for them in greater numbers.

Wells Fargo’s prison cash cow

As Wells Fargo has grown over the years, using its bailout funds to
gobble up rival Wachovia and expand to the East Coast, so has the U.S.
prison population. By 2008, one in 100 American adults were either in
jail or in prison – and one in nine black men between the ages of 20
and 34, many simply for non-violent offenses, justice not so much
blind as bigoted. Overall, more than 2.3 million people are currently
behind bars, up 50 percent in the last 15 years, the land of the free
now accounting for a full quarter of the world’s prisoners.
These developments are not unrelated.
A driving force behind the push for ever-tougher sentences is the
for-profit prison industry, in which Wells Fargo is a major investor.
Flush with billions in bailout money and an economic system designed
to siphon wealth from the working class to the idle rich, Wells Fargo
has been busy expanding its stake in the GEO Group, the second largest
private jailer in America. At the end of 2011, Wells Fargo was the
company’s second-largest investor, holding 4.3 million shares valued
at more than $72 million. By March 2012, its stake had grown to more
than 4.4 million shares worth $86.7 million.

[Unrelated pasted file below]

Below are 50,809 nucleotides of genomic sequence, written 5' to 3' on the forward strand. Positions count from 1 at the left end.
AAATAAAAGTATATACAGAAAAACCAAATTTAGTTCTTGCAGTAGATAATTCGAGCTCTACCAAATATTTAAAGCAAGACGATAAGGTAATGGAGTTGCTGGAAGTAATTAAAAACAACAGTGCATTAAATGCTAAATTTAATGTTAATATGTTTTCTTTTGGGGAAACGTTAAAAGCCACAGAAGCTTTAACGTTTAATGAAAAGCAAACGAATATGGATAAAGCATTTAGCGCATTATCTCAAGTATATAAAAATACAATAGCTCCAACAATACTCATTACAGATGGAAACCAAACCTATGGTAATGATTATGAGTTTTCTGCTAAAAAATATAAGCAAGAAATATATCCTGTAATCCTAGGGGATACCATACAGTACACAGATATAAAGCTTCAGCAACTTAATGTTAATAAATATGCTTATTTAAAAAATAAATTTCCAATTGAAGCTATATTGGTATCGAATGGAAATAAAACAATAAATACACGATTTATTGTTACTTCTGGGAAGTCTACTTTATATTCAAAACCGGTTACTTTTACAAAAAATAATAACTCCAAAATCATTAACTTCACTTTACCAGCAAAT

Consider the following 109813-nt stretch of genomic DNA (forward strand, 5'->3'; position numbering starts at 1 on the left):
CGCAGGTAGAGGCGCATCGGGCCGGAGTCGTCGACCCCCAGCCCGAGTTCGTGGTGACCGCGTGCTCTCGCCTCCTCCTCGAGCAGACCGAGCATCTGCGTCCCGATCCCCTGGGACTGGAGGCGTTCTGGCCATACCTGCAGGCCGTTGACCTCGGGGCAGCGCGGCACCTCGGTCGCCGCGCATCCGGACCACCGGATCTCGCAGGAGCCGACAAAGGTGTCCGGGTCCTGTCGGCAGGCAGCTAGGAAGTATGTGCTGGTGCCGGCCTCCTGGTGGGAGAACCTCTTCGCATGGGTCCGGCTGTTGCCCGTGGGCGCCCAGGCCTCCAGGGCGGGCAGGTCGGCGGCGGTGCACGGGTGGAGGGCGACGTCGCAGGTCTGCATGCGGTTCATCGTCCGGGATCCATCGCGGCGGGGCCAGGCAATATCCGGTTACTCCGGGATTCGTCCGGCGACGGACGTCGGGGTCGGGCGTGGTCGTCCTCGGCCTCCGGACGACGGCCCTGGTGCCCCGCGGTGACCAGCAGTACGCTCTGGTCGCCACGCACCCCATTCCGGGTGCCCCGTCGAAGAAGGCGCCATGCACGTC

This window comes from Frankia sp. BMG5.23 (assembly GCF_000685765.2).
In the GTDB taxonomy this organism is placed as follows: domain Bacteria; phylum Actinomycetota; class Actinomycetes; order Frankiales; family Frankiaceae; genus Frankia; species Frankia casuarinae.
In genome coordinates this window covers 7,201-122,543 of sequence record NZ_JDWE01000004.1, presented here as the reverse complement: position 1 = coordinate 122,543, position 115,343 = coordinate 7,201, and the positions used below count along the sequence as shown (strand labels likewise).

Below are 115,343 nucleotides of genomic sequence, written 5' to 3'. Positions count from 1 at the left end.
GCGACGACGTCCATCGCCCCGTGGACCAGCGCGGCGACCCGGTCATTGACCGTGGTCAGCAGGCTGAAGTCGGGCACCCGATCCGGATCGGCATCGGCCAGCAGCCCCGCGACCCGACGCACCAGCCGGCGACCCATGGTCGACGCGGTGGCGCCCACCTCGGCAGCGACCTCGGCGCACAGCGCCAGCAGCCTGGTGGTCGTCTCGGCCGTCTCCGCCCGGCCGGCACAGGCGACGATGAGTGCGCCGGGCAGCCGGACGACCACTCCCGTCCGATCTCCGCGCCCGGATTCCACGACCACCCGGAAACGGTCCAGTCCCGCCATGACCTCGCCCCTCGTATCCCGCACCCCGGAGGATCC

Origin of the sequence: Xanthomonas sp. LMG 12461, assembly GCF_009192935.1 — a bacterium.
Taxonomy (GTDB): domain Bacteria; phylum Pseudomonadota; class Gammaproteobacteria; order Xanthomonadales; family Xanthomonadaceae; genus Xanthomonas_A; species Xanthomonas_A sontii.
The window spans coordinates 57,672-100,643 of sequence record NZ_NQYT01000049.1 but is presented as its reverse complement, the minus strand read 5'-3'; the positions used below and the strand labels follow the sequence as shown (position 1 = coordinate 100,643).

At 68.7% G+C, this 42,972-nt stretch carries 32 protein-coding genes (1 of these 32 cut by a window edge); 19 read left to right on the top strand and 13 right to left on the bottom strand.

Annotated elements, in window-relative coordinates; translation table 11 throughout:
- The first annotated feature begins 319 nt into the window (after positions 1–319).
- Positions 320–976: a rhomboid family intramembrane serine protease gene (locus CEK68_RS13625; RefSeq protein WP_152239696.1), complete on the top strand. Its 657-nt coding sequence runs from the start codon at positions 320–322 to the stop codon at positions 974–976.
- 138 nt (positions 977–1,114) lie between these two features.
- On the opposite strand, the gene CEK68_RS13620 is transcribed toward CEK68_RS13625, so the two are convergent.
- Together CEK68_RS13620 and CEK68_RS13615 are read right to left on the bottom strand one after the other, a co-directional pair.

Don’t trust corporate charity

Given the enormous pressure to generate profits why are corporations
now acting as social caretakers ?

The answer lies in the reality that whatever these organizations put
back into the communities in which they operate, communities which are
often struggling under the weight of collapsing infrastructure, they
expend far greater effort to ensure that they avoid paying their share
of tax into public coffers. By avoiding taxes these companies
ultimately help eliminate social services, a simulacrum of which they
then provide in the form of charitable donations and other public
outreach. The company keeps the funds it would’ve otherwise lost to
tax and earns PR credibility for its supposed altruism, while the
public loses out on the tax revenue which rightfully belongs to it.
These taxes after all represent the funds which should have been
available to make sure that Americans do not have to deal with
substandard schools, crumbling roads, and deep cuts to social
services; and to a large extent they are being withheld by the same
corporations now offering charitable handouts.

What Is Solidarity? A Pamphleteer’s Occupation

Some people, like Rory O’Connor, use terms like “legacy media” to
refer to old-school operations like newspapers. We have, indeed,
entered an era where “friends and followers” are displacing
corporations as producers of the news people give their attention to.
But that does not displace printed matter as a whole. In fact, the
Occupy movements are giving birth to a beautiful revival of
print-based underground press activity. Tidal, a journal of Occupy